- Corrections: The examiners verbally went through what I need to change, but advised me that I would receive a detailed reported outlining exactly what would be required. They even said themselves not to do anymore or any less than what would be detailed in the report.
My key piece of advice to anyone approaching their viva is to pick out the key aspects of their study (definitions, key literature, methodological design, etc.) and get your reasoning for choosing these aspects very clear in your mind. I was subsequently told by my supervisor and the Chair that I defended my thesis very well.
People said to me that it will be an enjoyable experience, as it will likely be the only time I will get to discuss my research in detail with peers. I COULD NOT DISAGREE MORE WITH THIS STATEMENT! I was so nervous of saying the wrong thing, even at the end once the result had been awarded, that I couldn't get out of the room quick enough! I know for a fact that there are people who DID really enjoy the experience. Unfortunately, I was not one of them ;)
Feel free to ask anything that I may not have covered above.
All the best to those still on their PhD journey! I WILL see you all at the finishing line 😊
It's been over a week since I had my viva. I wanted to create a post about my experience as a form of pay back, as I found other similar posts extremely helpful during the run to the dreaded day.
So, the main points I wanted to cover are:
- Structure: I was not required to do a short presentation at the beginning. The Chair began and covered what they needed to cover. After that there was no small talk; the examiners went straight down to business! They started at the beginning of my thesis and went through it chapter by chapter, taking turns to raise any areas of interest/concern.
- Examiners: both my external and internal were fair throughout the entire process and very professional. They never once tried to 'trip me up', but did at points push ever so slightly for a more detailed response to certain questions. My supervisor spent a long time choosing the right people, which came through in the final experience.
- Questions: the examiners asked very pertinent questions, which showed that they read my work in detail. Even though it's called a defense, I didn't fully appreciate the extent in which I would be explaining why I chose to define X in that way, why I used X research design over another, etc. The large majority of questions were within this area. They never questioned me on any of my findings per se. I would describe this part of my viva as more of a discussion than a defense. They did how ask all of the core questions I came across in my viva prep research: Why this topic? What would I do differently?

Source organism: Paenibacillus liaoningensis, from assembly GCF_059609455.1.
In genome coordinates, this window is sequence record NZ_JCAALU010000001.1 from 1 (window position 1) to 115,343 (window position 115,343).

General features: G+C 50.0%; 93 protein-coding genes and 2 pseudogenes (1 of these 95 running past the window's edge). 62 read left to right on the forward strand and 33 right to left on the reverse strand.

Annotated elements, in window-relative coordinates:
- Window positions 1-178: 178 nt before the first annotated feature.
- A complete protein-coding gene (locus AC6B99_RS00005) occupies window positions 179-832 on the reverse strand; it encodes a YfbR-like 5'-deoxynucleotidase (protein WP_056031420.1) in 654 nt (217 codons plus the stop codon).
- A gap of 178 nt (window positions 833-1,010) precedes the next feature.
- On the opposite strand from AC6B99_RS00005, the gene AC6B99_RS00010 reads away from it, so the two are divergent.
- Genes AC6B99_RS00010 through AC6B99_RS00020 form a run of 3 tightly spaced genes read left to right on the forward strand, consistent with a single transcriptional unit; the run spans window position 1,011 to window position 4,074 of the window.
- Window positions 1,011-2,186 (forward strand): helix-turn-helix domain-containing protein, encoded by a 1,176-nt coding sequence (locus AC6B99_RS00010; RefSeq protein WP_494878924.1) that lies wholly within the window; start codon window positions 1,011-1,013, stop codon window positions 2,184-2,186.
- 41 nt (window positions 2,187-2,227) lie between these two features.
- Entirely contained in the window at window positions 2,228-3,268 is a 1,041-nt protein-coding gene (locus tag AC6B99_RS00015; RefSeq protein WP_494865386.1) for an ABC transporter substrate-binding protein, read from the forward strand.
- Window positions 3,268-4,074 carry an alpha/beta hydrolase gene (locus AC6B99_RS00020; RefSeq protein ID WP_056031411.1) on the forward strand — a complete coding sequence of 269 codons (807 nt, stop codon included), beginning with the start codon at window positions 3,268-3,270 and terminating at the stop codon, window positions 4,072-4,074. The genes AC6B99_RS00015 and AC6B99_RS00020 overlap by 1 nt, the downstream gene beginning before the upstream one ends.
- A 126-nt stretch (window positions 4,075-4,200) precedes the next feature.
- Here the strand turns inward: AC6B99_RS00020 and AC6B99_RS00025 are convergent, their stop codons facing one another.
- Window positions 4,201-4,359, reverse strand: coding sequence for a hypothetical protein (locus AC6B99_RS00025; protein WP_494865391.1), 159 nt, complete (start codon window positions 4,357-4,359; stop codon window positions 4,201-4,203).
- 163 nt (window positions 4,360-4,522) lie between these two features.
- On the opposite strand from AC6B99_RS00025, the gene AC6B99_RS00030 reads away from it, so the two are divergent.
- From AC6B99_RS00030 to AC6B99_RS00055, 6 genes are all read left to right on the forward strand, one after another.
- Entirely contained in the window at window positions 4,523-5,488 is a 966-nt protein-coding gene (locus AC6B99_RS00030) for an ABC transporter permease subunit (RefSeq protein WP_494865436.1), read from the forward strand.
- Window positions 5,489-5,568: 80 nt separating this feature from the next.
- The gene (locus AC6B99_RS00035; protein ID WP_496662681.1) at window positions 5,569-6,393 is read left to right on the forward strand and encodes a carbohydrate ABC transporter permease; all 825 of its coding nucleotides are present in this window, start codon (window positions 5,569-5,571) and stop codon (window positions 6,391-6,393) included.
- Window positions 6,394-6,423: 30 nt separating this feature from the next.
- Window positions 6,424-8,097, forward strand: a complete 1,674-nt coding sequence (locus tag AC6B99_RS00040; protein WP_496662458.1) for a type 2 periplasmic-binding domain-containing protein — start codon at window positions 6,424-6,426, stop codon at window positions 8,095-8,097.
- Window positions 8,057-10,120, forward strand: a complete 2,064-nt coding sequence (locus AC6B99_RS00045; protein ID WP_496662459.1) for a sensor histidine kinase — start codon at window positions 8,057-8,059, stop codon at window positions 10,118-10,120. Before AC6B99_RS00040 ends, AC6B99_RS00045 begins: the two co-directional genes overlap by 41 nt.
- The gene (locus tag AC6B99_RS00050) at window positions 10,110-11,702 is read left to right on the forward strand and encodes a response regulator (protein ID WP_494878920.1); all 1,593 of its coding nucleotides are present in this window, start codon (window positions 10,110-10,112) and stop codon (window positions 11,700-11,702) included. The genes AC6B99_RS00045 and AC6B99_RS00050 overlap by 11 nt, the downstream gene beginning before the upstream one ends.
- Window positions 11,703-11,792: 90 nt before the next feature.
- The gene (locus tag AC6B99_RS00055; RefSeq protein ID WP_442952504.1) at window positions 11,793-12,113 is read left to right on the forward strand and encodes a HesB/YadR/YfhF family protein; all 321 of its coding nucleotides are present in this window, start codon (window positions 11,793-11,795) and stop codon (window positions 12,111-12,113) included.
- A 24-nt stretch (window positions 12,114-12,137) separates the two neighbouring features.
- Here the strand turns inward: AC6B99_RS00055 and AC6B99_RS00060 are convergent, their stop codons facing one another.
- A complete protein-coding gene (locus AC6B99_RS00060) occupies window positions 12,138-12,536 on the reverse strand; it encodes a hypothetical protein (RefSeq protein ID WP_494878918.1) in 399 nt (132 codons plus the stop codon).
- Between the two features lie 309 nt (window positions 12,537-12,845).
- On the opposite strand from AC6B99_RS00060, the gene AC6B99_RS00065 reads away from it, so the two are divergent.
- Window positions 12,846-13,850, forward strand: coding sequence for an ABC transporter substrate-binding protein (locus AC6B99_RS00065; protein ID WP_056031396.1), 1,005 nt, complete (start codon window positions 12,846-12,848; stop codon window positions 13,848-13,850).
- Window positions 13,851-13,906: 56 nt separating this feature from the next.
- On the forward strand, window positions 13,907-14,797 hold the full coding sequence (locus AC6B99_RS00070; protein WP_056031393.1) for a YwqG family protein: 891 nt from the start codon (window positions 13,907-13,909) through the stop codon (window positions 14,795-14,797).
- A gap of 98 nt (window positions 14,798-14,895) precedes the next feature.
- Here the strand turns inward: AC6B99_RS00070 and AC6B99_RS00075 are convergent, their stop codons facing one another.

- Length: in total, the viva itself ran for 55 minutes. After that, I waited another 20 minutes outside of the room with my supervisor. We spent another 15 minutes going through the result and required corrections.
Continued on the next post...
I used Crotty's (1998) four part framework to structure my 'Research Context' chapter: epistemology, theoretical perspective, methodology and methods. The full reference in case you are interested in finding out more:
Crotty, M. (1998). The foundations of social research. Meaning and perspectives in the research process. London: Sage Publications
I couldn't agree more with theboakster.
Plan your days in this way and do not step away from the computer until you achieve your quota. On some days it would take me all day to reach my 500 words a day goal. Yet, on one day, I remember writing over 2000 words!
I'm a massive to-do list fan too, so what I did was make a list with dates on the left hand side of a page and wrote '500' next to each date. When I wrote three days of writing in one day I would scribble off the next three 500s. Seeing that I was three days ahead of schedule was a huge confidence boost and kept me going.
You CAN do this timefortea. You are so close. Don't give up!
I somewhat understand what you are going through at the moment. I also submitted my thesis nearly three months ago and am yet to receive a viva date, for a number of reasons. I have been advised by my supervisor that the university's policy is for the viva to be organised no later than 6 months after submission. As much as it pains me to say, I may well be waiting another three months until I complete my viva! My advice would be to first check your university's policy. Until that period is over, it might be that no formal complaints regarding the delay can be made (or accepted, at least).
All the best